The objective of the study was to assess whether the consumption of ultra-processed foods and drinks is associated with an increased risk of colorectal, breast, or prostate cancers. The research team conducted a case-control study of 7843 adults living in different Spanish provinces, with half of the participants having a diagnosis of colorectal (1852), breast (1486), or prostate cancers (953), whereas the other half were people with the same characteristics who did not have cancer.
Data were obtained from the multicase-control study MCC-Spain, which was collected using a validated questionnaire designed to evaluate the frequency of consumption of usual food and drink items over a 1-year period. The results were then classified according to the level of processing using the Nova classification, which groups foods and drinks into 4 categories by how much processing they undergo, according to the study.
The researchers concluded that the consumption of ultra-processed foods and beverages is associated with an increased risk of colorectal cancer. Specifically, a 10% increment in the consumption of ultra-processed foods and drinks was found to be associated with an 11% increase in the risk of developing colorectal cancer.
“By the low intake of fiber, fruits, and vegetables, which are known to offer protection against colorectal cancer, among people who eat a lot of ultra-processed foods, but also by the additives and other substances with carcinogenic potential typically used in processed food products,” said study first author and ISGlobal researcher Dora Romaguera in a press release.
In the case of breast cancer, no strong relationship was found, but an association was observed in the group of current and former smokers.
“Smoking is a risk factor for breast cancer, and smoking and certain dietary factors, such as the consumption of ultra-processed foods and beverages, are known to have synergetic effects on cancer development,” Romaguera said in a press release.
Further, no association was found between prostate cancer and a diet high in ultra-processed products. Romaguera added that this finding is not surprising and is consistent with the results of previous studies of dietary factors and prostate cancer risk, in which no link was found.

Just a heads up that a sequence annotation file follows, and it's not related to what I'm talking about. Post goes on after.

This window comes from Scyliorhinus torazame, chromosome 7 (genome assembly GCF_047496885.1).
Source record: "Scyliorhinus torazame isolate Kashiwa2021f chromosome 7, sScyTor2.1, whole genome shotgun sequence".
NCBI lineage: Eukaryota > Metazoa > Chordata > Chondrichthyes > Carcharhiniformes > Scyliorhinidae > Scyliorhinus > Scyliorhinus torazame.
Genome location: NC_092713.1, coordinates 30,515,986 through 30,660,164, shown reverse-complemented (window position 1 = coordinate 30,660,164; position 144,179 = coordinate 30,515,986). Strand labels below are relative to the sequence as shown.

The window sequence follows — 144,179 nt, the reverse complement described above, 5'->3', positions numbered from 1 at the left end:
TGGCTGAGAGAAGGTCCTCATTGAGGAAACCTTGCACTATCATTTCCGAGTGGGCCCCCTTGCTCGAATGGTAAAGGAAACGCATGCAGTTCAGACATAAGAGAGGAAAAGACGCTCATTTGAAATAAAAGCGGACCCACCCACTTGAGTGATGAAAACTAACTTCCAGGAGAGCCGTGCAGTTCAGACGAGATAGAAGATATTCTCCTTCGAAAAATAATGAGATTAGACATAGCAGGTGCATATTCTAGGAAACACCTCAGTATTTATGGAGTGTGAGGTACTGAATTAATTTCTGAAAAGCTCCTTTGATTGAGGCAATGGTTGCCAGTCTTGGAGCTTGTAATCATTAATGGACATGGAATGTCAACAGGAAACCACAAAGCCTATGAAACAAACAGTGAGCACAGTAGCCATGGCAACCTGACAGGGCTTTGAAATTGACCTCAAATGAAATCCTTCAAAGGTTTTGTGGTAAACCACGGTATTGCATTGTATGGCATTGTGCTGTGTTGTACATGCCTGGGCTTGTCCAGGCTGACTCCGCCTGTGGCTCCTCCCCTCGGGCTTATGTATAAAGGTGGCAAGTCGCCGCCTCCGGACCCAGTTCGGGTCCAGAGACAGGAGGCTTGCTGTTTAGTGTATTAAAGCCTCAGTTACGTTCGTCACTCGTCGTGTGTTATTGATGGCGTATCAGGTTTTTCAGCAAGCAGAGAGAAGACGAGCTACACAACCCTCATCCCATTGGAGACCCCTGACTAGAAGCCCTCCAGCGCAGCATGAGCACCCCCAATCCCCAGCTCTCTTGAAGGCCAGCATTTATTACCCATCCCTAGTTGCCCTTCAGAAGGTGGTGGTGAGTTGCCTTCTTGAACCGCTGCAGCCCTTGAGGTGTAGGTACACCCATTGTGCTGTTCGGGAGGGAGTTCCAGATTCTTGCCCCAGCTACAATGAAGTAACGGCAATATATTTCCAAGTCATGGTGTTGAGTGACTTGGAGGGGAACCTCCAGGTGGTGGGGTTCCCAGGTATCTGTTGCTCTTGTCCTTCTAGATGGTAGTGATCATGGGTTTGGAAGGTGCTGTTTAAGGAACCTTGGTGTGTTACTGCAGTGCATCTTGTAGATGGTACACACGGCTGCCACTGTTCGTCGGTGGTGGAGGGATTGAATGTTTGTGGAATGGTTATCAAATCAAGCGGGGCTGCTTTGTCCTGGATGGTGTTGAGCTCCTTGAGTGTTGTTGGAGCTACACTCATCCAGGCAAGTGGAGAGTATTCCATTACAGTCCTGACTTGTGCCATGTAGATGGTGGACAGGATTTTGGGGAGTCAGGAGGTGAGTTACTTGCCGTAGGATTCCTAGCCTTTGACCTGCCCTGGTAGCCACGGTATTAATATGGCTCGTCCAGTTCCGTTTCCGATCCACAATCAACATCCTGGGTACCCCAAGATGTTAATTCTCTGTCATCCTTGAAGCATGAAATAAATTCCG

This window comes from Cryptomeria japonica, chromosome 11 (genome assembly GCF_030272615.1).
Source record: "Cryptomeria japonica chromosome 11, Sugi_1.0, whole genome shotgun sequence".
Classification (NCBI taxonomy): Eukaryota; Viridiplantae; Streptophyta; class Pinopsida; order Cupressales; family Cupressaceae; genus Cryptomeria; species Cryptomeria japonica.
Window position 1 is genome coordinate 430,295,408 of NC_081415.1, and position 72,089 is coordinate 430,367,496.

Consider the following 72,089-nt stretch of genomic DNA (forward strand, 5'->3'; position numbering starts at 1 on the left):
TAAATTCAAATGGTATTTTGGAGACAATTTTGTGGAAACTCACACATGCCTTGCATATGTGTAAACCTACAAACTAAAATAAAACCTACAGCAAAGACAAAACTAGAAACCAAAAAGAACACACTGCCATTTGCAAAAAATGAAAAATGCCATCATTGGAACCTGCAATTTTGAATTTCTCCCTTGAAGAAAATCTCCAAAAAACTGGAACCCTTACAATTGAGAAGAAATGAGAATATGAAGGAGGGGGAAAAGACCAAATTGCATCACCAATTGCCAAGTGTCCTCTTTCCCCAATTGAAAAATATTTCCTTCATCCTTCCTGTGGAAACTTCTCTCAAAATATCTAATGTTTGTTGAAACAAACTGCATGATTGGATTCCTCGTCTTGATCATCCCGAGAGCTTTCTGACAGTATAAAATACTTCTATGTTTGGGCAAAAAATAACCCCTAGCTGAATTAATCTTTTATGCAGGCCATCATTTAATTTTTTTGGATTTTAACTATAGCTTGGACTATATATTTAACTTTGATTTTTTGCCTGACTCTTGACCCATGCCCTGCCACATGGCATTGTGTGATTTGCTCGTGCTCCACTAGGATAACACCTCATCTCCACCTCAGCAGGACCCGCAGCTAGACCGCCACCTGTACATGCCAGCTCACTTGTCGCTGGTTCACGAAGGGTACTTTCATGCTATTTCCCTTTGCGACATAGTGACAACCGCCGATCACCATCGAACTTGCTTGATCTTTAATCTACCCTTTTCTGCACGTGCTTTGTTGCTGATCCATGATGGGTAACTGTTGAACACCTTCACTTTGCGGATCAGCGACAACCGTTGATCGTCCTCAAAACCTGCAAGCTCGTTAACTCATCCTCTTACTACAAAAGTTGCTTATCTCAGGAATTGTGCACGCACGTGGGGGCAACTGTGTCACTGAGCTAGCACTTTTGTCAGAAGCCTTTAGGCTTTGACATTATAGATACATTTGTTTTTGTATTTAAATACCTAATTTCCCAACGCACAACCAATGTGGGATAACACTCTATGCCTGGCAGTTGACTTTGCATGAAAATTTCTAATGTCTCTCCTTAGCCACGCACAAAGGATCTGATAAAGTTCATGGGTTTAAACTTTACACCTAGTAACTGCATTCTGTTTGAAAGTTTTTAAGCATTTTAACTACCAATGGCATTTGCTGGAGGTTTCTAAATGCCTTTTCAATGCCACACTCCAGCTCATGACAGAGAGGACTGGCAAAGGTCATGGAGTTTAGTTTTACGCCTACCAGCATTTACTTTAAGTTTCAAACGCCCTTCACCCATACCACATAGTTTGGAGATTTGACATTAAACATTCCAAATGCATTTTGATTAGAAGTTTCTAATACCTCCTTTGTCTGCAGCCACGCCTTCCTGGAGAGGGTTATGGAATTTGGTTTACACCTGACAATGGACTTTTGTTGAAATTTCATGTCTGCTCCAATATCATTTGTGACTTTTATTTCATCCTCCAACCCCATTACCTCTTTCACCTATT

The results of the study also showed that people with breast and colorectal cancer, but not those with prostate cancer, reported less healthy diets than people without cancer in the control group.
“We found differences in terms of their intake of energy, fiber, energy density and saturated fatty acids,” said joint first study author and ISGlobal researcher Sílvia Fernández in a press release. “Consumption of ultra-processed foods and beverages was higher among colorectal and breast cancer cases than in the controls.”
The food groups that accounted for the largest proportion of ultra-processed food consumption were sugary beverages (35%), sugary products (19%), ready-to-eat foods (16%), and processed meats (12%).
“Ultra-processed foods and drinks in general are not yet classified as carcinogenic because the aim of the [International Agency for Research on Cancer (IARC)] was not to assess the overall risk of an individual’s diet, but rather to focus on specific components that might be dangerous, such as processed meats,” said study coordinator Pilar Amiano in a press release.
Amiano added that in light of the results of the present study and current scientific evidence on the health risks associated with ultra-processed foods and drinks, in particular with respect to cancer, “food and public health policies and the IARC should already be taking food processing into account and discouraging the consumption of ultra-processed products.”
Association found between consumption of ultra-processed foods and drinks and increased colorectal cancer risk. ISGlobal. Published March 23, 2021. Accessed March 25, 2021. https://www.isglobal.org/documents/10179/8761301/NdP_ultraprocesados+y+cancer+Clinical+Nutrition+03+2021+eng.pdf/64366530-fead-40e7-b4d6-7089be6229f8.